I have been unemployed and been working as a volunteer in the American National Park Service for the last thirteen months. I had some money saved up, but living on virtually zero income doesn’t allow a person to spend a whole lot. Now I’m going back to a life where I will be working for money again, it’s time to take stock over the last year.
This story is not going to tell you how you should save money. There are enough blogs online available for you to find lists of advice. What I’d like to share with you is how I tried to spend as little money as possible. Every person has their own priorities in life, if you’re looking for advice on how to save money look at what is important to you. Is it that new outfit every month, or is it bio foods? Whatever it is, it’s fine, you decide. This is how I lived for a year, the choices I made.
I’ve been in the USA from March 1st 2017 till March 27 2018, in total I spend just over 10,000 euros. It’s hard to tell you exactly how much that is in dollars since the exchange rate dramatically changed over the last year, but a rough estimate is that I spend about 11,111 dollars.
Of that amount I spend about 50% on groceries, gas and some necessities and wannahaves, 25% of the money went into the purchase and maintenance of the car. Basically I lived on 435 euros or 485 dollars a month. I shouldn’t forget that I flew into the country with a limit of two bags of 23 kg and one piece of hand luggage. After my arrival I bought some clothes, basic cooking gear and more things that I needed.
Now you probably want to know how I lived on 100 euros a week. First my car, when driving I tried to not go over 65 mph, since I felt that the car really started using gas when I was going over that speed. Also when filling up the tank I try to find the cheapest in town. It doesn’t look so much different those two cents a gallon, but if you add those two cents up over a year it could well be 10 dollars. To some this might be something to laugh at, but I think it’s worth it.
The second thing I did, and this can have a huge impact, was home cooking. In the USA a lot of people eat out a lot. I cooked as much as I could myself and when I was going out for dinner I got something cheap or I would have already eaten some at home so I could choose something light when going with friends. I almost never bought an alcoholic drink in a restaurant or bar because those are crazy expensive. Since many of the people I hung out with in this last year realized that I was on a real tight budget they were soooo kind to me and often bought me dinner.
I again want to thank each and every one of them, y’all know who you are! You made my stay just that bit more fun and comfortable.
When getting my groceries I spend a lot of time comparing prices in the shop. Bought a lot of frozen veggies, also I often bought family pack size meat and then repack and freeze it for later use. Throwing nothing away was also my motto, be creative and come up with some strange but sometimes surprisingly nice meals.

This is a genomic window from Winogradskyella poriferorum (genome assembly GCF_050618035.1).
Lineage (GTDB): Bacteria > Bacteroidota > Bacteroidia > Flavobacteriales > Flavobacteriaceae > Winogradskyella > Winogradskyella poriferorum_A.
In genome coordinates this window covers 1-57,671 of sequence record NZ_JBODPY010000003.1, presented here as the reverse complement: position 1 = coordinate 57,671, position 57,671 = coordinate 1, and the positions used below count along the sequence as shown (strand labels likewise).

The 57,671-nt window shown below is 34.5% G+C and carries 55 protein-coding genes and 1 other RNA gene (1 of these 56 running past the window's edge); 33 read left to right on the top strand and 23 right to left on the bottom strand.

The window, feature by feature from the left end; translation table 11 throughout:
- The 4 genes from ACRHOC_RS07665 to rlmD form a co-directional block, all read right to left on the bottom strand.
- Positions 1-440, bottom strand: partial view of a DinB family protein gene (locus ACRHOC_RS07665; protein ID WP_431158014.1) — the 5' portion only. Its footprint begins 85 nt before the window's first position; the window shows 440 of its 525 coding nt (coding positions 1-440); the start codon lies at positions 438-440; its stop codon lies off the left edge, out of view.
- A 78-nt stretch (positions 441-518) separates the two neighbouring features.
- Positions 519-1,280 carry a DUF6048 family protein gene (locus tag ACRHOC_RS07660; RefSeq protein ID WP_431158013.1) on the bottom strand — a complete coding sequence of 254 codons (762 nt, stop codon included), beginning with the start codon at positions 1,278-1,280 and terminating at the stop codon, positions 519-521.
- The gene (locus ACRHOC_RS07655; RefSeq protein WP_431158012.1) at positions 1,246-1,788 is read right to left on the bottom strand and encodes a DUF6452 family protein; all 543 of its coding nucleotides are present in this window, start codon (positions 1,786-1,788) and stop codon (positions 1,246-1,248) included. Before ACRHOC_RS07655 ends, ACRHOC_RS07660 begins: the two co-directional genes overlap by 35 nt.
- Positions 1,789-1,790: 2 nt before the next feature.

Ofcourse I never paid any rent, I lived completely for free. Park service paid for my housing when I was living there and when I was not with the NPS I lived with relatives who gladly paid for everything I needed. I’m so grateful that they helped me out, because living in a motel for a full month would have been impossible.
Third thing I did was thrift shopping. In the event of me needing anything the first thing I did was go to the thrift shop. Do they have anything that could suffice for what I need? If not, I’d browse around in various shops to compare prices before finally deciding on buying. When walking around in shops I, just as everybody else, sometimes saw something nice that I would want to buy. Luckily I often stopped myself in time and asked, “do I really need this right now?”. Often the answer was no, and I’d put it back. I think this is one of the big ways to really save money, we often buy things that we hardly ever use afterwards.
When I was traveling I slept in my van at a cheap or free campground or would even park at a Walmart for a night. I’d warm up cans of food for dinner and be creative and not to fussy about eating. I saw a lot of the country for virtually nothing.
I also became a library card holder, so I could take out movies and books for free. The library at International Falls gave me a card without me hardly even ask. Great how they give back to people who volunteer in their community. All these things added up made that I could live on so very little. And when the car that I bought will be sold, the number will go down even more.
Do you want to know where I did spend money on? For a long time I really wanted to own a pair of cowboy boots, so I got myself a pair of those. I bought some books and other things that remind me of my time in the States. All in all I spend 10.100 euros on a lifetime experience that no one can take away from me.
I did what a lot of people do when they stop working after a long career, I did it at age 33!
One Reply to “Live on Little”